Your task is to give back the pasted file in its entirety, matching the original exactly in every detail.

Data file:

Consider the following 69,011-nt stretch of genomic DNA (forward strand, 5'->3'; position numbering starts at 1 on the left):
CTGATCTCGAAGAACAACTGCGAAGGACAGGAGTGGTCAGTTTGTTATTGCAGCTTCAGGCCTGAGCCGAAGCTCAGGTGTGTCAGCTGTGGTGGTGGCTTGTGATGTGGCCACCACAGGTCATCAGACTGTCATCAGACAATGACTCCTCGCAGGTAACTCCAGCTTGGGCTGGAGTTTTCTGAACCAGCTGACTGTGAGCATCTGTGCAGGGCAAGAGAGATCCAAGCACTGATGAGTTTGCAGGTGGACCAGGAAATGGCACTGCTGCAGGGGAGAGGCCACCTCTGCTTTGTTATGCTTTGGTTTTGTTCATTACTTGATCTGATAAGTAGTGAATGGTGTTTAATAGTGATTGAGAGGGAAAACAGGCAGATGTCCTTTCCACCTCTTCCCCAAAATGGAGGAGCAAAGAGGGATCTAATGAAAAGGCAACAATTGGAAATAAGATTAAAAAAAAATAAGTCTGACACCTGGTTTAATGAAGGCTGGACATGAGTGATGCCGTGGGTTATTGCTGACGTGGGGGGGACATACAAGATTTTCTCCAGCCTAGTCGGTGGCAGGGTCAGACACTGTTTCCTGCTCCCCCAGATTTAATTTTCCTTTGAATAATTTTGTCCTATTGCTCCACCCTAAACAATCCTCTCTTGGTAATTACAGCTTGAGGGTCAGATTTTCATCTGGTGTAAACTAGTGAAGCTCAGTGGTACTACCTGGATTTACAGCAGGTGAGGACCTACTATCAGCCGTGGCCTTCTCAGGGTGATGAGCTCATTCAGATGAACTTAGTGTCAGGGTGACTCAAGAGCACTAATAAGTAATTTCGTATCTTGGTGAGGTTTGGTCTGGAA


Consider the following 69,011-nt stretch of genomic DNA (forward strand, 5'->3'; position numbering starts at 1 on the left):
CTGATCTCGAAGAACAACTGCGAAGGACAGGAGTGGTCAGTTTGTTATTGCAGCTTCAGGCCTGAGCCGAAGCTCAGGTGTGTCAGCTGTGGTGGTGGCTTGTGATGTGGCCACCACAGGTCATCAGACTGTCATCAGACAATGACTCCTCGCAGGTAACTCCAGCTTGGGCTGGAGTTTTCTGAACCAGCTGACTGTGAGCATCTGTGCAGGGCAAGAGAGATCCAAGCACTGATGAGTTTGCAGGTGGACCAGGAAATGGCACTGCTGCAGGGGAGAGGCCACCTCTGCTTTGTTATGCTTTGGTTTTGTTCATTACTTGATCTGATAAGTAGTGAATGGTGTTTAATAGTGATTGAGAGGGAAAACAGGCAGATGTCCTTTCCACCTCTTCCCCAAAATGGAGGAGCAAAGAGGGATCTAATGAAAAGGCAACAATTGGAAATAAGATTAAAAAAAAATAAGTCTGACACCTGGTTTAATGAAGGCTGGACATGAGTGATGCCGTGGGTTATTGCTGACGTGGGGGGGACATACAAGATTTTCTCCAGCCTAGTCGGTGGCAGGGTCAGACACTGTTTCCTGCTCCCCCAGATTTAATTTTCCTTTGAATAATTTTGTCCTATTGCTCCACCCTAAACAATCCTCTCTTGGTAATTACAGCTTGAGGGTCAGATTTTCATCTGGTGTAAACTAGTGAAGCTCAGTGGTACTACCTGGATTTACAGCAGGTGAGGACCTACTATCAGCCGTGGCCTTCTCAGGGTGATGAGCTCATTCAGATGAACTTAGTGTCAGGGTGACTCAAGAGCACTAATAAGTAATTTCGTATCTTGGTGAGGTTTGGTCTGGAA